Published by Weston Dakin on 28 May, 2020.


MHD is a homegrown British Watchmaker with firm roots in the automotive industry and does this show. Just a casual browse on their website, and you’ll uncover this passion for the automotive industry and cars alike. Matthew Humphries – the founder loves to draw on his past to design watches in the same manner as a car designer would, starting with a few sketches and then adding the finer refinements and details until every aspect is perfect. Unlike the automotive industry, there isn’t any red-tape as such holding back a watch design, so they can be much whatever the heart desires – within reason of course.

The MHD team aren’t like most others as they go into a lot of detail about how they dream up their concepts, and they certainly don’t shy away displaying it for all to see. This is refreshing to see as most hide their original designs away under lock and key away from prying eyes and potential copycats. This to us portrays confidence in their ability and a true love for the craft.

MHD was kind enough to provide us with a sample of their SA2 Heritage model which is a limited edition piece with a run of just 100 units. We have no 25 out of the 100.

SPECS

  • Case diameter: 41mm
  • Case thickness: 10mm
  • Lug-to-lug: 47mm
  • Case material: 316L Stainless Steel
  • Crystal: Sapphire crystal with bevel edge
  • Dial: dual layered dial with a white face
  • Movement: Miyota 9039
  • Water resistance: 50m
  • Weight: 84g (approx)
  • Straps: 1 Sand and 1 Black Seatbelt material Nato
  • Price: £645
  • Warranty: 2 years
  • Buy here: https://www.mhdwatches.com/collections/mhd-sa2

Initially, it’s not the dial that draws you into this watch, it’s the case. This design is unlike anything I’ve ever laid my eyes, and it’s a marvellous piece of design and a real feat of watchmaking. Inspired by motorsport engineering, the case is a 4-piece layered exoskeleton chassis and is a sight to see. The design perfectly blends and fuses curved edges with crisp sharp lines to form a shape that you just don’t see. We start right at the top with the machine turned bezel which features cleanly done circular brushing, this is then flanked by the top portion of the frame which is highly polished to contrast against the brushed bezel. This then steeply slopes down with a satin-finished bevelled edge to meet the side where you’ll find the machined and knurled crown on the right side and a plaque donating the model name and no of the piece. To tie this all together MHD have opted to leave the exposed Allen heads to give it a raw industrial look.

The visual treats aren’t quite done yet as the case is not brushed nor polished, it’s as you’ll see, heavily knurled which to me invokes a sense of raw engineering which is honestly perfect for the SA2. You may also have noticed the absence of any lugs – in the traditional sense, which is honestly just more eye candy and surprisingly useful to boot, though not perfect. The lugs and spring bar are essentially constructed from one piece of solid metal which gives the chassis strength and rigidity – just like you’d find in a car bred for racing. Although not a new design, MHD has put their unique stamp on it and made their own.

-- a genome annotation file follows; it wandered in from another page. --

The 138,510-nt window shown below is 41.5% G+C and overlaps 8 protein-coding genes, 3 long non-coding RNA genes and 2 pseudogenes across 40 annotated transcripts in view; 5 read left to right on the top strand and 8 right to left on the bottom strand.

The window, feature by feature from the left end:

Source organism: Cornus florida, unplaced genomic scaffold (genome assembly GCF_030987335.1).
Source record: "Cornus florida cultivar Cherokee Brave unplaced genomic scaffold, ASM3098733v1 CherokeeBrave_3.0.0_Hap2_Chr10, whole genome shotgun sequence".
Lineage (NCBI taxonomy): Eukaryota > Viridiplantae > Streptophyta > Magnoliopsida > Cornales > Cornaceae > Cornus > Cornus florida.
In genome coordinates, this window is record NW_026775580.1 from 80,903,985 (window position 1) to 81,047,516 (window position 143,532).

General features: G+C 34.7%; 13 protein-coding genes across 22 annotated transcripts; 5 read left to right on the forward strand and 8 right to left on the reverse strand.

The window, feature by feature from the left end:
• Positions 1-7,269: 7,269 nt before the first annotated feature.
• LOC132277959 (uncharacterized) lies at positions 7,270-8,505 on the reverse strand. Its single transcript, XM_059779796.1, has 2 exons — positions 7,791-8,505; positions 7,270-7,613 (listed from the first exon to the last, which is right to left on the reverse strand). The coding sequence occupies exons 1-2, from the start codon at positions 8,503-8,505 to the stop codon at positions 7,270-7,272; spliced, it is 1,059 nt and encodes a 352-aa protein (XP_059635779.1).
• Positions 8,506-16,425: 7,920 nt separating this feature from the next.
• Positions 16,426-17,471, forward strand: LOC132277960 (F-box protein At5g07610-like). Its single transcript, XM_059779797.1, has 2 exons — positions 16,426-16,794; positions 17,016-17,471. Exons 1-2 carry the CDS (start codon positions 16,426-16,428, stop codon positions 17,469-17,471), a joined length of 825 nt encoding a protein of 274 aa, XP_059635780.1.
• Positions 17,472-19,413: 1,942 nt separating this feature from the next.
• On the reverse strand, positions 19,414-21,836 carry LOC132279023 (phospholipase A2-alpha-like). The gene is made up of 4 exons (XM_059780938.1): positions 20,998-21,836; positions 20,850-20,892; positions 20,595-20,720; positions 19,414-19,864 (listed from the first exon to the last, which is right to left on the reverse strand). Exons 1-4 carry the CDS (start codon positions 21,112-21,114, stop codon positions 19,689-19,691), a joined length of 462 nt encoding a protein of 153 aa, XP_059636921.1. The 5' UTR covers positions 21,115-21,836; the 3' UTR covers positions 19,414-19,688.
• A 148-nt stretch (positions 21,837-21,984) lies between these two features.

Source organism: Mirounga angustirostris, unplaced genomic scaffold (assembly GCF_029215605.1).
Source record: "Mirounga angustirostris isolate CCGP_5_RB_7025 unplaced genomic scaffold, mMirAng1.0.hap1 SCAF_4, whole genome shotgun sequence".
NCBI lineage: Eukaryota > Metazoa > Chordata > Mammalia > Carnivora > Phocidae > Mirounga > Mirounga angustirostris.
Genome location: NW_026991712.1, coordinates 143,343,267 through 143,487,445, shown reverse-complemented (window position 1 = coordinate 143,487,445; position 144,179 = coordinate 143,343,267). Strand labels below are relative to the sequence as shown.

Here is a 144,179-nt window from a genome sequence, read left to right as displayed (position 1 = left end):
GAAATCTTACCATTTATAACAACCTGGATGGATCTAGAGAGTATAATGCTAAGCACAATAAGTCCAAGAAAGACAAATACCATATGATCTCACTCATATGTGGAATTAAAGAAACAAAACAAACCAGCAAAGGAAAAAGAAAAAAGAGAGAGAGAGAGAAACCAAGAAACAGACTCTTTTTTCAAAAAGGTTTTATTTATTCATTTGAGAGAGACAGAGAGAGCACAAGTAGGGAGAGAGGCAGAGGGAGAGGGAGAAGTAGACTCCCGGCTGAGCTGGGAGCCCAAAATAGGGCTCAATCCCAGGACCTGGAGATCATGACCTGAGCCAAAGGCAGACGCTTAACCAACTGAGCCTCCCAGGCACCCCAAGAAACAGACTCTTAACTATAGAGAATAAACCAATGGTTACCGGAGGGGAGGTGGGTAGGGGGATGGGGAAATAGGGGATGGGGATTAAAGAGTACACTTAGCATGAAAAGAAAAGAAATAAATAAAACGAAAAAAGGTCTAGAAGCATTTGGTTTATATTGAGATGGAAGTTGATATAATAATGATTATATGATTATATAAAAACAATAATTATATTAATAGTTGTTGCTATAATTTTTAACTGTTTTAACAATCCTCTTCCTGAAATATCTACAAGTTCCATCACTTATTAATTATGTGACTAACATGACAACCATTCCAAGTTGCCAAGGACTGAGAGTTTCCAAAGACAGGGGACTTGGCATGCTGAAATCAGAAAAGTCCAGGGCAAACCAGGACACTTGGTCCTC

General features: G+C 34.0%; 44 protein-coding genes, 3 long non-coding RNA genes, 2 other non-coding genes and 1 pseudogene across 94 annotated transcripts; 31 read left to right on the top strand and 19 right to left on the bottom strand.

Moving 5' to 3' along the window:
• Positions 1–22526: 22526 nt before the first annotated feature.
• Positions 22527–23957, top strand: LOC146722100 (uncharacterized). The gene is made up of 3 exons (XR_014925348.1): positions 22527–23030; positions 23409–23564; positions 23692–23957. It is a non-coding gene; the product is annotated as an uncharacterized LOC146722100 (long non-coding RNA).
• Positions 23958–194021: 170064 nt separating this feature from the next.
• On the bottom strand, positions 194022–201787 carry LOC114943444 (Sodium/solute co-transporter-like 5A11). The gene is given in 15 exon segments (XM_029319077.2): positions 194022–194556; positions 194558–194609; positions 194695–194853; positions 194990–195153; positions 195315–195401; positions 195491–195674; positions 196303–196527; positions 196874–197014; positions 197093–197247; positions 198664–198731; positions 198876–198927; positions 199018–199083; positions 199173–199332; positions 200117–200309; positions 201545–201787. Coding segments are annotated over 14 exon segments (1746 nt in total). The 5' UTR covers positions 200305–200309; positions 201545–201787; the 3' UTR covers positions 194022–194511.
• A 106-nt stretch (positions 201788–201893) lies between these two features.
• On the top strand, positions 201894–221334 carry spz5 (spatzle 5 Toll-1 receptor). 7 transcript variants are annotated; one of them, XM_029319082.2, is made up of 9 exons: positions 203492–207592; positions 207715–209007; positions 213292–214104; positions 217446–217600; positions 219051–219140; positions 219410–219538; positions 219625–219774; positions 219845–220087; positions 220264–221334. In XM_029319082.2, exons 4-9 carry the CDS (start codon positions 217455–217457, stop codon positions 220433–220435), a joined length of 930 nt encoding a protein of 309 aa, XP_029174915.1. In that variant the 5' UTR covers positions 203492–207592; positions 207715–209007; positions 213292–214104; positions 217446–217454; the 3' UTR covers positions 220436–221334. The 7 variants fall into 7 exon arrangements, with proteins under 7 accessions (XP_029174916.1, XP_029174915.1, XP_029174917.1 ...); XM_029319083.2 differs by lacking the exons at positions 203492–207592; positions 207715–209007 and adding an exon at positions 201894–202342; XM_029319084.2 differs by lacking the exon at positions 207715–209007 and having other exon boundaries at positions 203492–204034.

However, although extremely well done, there are a few slight trade-offs with this design. The first is the limitation is for strap choices, as is you can slip a nato under there as well as pretty much all other straps that are a singular piece, but as there are no moving parts, so you couldn’t exactly install a two-piece strap. Personally, I don’t find an issue with that as you’ll find out later, but I can see it being a potential caveat for some. One other slight drawback is what this feature does to the strap. Because of its inherent design and how a strap wraps through the bars, it causes the strap to become moulded (see the images) to the case shape. Again if you’re keeping the original straps, this is not a problem, but if you were to perhaps put your favourite nato on it, it could mean that it would then be more difficult to use on other watches after.

Onto the caseback and you’ll find it’s a screw-in exhibition style. Right in the centre there is a Sapphire window that lets you gander at the Miyota movement, bordering this there is some excellently done engraving to denote the specifications and other information. This is then surrounded by a finely done brushed finished and topped off with a circular pattern of flat head screws that to me resemble that of a bolt wheel pattern you’d find on a cars wheel hub. Here you can also appreciate the extra detailing and design work that has gone into the main chassis with the angular yet curvy components which flank the integrated spring bars. Here I’m personally seeing a few flourishes of a racing-inspired front splitter, but I could be wrong.

Finally to the dial and it’s safe to say the nods to the automotive industry continue to thrive here to thanks the splashes of red, black and chrome. Staring at the dial, you’ll notice the sloped chapter ring with a seemingly nicely printed minute track with red markers at each hour. Though nice to the eye, under macro we noted some slight defects in the printing on the red hour markers and some subtle smudging on the minute track. Every day, you’d not notice this, but it is noteworthy and a little disappointing.